Get over your bender with the help of these Hangover-relieving treatments at three Chicago spas.
Monticelli Mud Therapy at Fuga Salon + Spa I’ve always been a semi-skeptic of the concept that a spa treatment could eliminate toxins from your system, but if there’s any time I’d like to believe it’s possible, a morning after drinking is it. After I soak up a moment of sun in the salon, which overlooks Millennium Park, my aesthetician Agata preps my body to absorb the mineral-rich Monticelli-imported mud. She applies a thin layer to my front and back sides, massaging my arms, legs and back as she rubs it in. The earthy-meets-citrusy smell transports me to a natural bath in Italy, and as I’m wrapped, cocoonlike, in insulating Mylar, the mud heats up. It’s so cozy I begin to doze off as Agata’s fingertips circle my temples, only to be revitalized by the potent peppermint fragrance of Comfort Zone’s hair-conditioning treatment, which she massages into my scalp. Once the mud has dried, Agata leaves me to shower in privacy; I could easily spend 15 minutes washing off under the steaming deluge but figure she’ll want to finish up. Regardless of whether the therapy rid my system of toxins (I couldn’t say), I’m pleased to find the mud’s scent remains postwash…leaving me feeling particularly refreshed, awake and nausea-free. She lathers me up with hydrating oil and I’m on my way. 75 minutes, $135. 8 S Michigan Ave (312-332-3842).—Jessica Herman
Hangover Herbie at Bliss Spa For the first time in my life, I wish I were a little more hungover. But the great thing about this treatment at Bliss is that you’ll enjoy it whether you went on an all-night bender or if you only have a slight headache after a couple glasses of wine. To kick things off, Fred, Bliss’s lead technician, rubs my arms and legs in a soothing essential oil of lavender, bergamot, lemon, thyme, peppermint and eucalyptus, and then insulates my body in a warm Mylar wrap. Once I’m all tucked in, I’m treated to the Triple Oxygen facial mask, which feels like little pops of air soothing and revitalizing my skin. Next up is the anti-migraine massage, and it’s at this point that I wonder how I’ll ever be able to get over a headache again without the help of Fred. His gentle strokes around my temples and sinuses lure me to the brink of sleep. I’m awake, though, when the soothing blast of cool oxygen is sprayed on my face, and by the end of the treatment I’m feeling refreshed and ready for another night out. 90 minutes, $215. 644 N Lake Shore Dr (312-255-4496).—Kevin Aeh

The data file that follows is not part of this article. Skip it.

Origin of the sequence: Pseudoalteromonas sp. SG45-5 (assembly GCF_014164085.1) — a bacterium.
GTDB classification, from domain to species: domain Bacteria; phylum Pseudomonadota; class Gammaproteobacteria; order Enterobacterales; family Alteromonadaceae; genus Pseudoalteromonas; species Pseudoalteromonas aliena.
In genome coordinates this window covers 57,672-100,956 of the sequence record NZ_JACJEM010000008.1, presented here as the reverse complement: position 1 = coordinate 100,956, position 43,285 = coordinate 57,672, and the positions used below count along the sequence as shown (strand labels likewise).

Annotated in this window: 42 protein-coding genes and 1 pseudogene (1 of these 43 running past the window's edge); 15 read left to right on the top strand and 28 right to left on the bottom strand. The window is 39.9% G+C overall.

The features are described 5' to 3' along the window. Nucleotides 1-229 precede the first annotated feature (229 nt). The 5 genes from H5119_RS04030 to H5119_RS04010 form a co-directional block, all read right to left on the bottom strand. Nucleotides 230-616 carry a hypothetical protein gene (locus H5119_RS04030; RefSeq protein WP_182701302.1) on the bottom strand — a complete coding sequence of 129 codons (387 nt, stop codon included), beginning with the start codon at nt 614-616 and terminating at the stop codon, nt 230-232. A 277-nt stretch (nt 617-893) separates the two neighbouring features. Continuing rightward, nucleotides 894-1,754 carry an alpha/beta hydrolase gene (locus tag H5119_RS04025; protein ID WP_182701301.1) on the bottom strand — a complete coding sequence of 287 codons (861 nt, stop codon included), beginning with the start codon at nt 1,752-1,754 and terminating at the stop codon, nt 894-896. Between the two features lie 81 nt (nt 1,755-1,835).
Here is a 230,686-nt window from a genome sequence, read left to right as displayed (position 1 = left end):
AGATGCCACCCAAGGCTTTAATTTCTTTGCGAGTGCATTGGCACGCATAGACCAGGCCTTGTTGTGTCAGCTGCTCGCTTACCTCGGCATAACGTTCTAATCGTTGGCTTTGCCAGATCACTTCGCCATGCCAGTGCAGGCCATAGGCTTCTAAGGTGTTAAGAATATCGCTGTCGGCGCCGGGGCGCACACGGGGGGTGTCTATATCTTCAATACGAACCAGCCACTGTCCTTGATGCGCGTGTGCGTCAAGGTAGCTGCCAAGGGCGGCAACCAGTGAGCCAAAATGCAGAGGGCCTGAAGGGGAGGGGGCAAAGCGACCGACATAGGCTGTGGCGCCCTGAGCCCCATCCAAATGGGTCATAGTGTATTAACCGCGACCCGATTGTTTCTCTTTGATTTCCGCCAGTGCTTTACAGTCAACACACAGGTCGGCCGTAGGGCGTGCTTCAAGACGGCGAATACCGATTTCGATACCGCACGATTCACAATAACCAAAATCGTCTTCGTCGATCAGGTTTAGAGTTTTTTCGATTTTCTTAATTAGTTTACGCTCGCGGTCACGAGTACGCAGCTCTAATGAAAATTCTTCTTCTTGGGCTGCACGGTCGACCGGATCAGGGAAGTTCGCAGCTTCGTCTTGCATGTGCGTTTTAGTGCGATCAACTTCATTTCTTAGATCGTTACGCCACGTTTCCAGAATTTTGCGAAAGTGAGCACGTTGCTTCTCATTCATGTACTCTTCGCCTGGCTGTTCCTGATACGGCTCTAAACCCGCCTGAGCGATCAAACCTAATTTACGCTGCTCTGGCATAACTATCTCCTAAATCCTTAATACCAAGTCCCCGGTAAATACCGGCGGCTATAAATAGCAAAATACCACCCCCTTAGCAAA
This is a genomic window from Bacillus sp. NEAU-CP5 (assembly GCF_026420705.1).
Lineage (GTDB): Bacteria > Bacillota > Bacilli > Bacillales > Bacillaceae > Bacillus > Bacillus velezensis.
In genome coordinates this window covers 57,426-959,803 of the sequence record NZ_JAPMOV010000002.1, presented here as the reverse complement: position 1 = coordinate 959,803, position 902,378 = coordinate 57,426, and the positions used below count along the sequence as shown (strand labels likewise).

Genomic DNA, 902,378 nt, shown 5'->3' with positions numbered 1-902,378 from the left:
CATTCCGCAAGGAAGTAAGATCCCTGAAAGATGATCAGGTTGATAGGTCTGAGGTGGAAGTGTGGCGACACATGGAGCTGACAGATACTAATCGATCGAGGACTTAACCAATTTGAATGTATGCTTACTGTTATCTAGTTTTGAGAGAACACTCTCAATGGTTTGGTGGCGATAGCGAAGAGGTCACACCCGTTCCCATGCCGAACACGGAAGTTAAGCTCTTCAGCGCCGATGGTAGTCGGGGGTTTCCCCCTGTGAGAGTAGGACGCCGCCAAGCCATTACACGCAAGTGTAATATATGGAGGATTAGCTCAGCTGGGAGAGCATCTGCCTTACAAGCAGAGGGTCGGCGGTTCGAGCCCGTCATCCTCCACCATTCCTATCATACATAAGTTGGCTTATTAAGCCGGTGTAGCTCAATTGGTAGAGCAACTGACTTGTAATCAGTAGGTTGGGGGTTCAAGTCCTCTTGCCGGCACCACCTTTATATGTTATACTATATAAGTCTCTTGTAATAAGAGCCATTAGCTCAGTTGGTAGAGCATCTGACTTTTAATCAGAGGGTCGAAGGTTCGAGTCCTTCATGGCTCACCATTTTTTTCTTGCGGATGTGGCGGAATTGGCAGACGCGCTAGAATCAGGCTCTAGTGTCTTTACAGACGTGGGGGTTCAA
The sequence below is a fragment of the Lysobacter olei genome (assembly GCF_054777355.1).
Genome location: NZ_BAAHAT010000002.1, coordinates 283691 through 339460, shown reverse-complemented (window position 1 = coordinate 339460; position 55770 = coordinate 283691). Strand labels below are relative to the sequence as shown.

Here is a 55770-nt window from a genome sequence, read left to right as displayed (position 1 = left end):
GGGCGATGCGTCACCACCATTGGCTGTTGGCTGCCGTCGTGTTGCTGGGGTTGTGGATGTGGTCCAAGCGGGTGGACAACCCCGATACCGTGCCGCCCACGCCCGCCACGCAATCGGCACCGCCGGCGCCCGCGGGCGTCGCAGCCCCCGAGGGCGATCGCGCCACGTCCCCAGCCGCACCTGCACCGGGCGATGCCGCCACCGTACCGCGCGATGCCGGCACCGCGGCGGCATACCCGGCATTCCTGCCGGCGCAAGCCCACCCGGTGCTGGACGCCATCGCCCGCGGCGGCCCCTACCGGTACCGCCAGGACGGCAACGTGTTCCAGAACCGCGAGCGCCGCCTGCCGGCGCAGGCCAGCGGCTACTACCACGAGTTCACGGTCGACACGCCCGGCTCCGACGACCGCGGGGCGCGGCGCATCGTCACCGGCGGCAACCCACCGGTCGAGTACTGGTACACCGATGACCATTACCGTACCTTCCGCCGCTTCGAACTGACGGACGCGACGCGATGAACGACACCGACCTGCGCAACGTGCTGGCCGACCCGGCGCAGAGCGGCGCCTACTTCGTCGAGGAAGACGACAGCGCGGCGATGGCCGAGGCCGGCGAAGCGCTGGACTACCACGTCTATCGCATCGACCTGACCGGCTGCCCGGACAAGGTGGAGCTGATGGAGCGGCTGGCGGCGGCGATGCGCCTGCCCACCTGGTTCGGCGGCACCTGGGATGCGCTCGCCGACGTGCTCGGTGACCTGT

Ionic Body Cleanse Detox Treatment at Blo Salon & Spa If you’re hungover, you might have a hard time wrapping your head around the description of how this treatment works. There’s talk of free radicals, positive and negative ions, osmosis and other tenets of high-school chemistry, but the gist is this: You soak your feet in a warm footbath connected to a water-ionizing machine, which is also attached to one of your wrists. The negatively charged ions the machine emits are then released into the water and enter your body through your feet, thus enabling your cells to release accumulated toxins such as oils, acids and heavy metals. Although the treatment’s merits are widely questioned, my aesthetician mentions some of her regular customers whose body aches and insomnia have been cured by weekly treatments; a half-hour soak purges six-month’s worth of toxins, while one hour releases a year’s worth, she says. As my tired feet soak and I relax in the comfy chair, the water starts to turn a cloudy black. The foamy bubbles accumulating on the surface, she says, indicate heavy metals, while the black and brown indicate the toxins are coming from the liver (fallout from the week’s alcohol-fueled revelry?). Similarly, orange means toxins from the joints, brown for liver, yellow for kidneys, etc. I feel rejuvenated and relaxed but alert when it’s over, and unsure whether it was the meditative half-hour foot soak at work or the unseen forces of those negative ions. 30 minutes, $45; 60 minutes, $85. 826 W Armitage Ave (773-477-2256, blochicago.com).—Martina Sheehan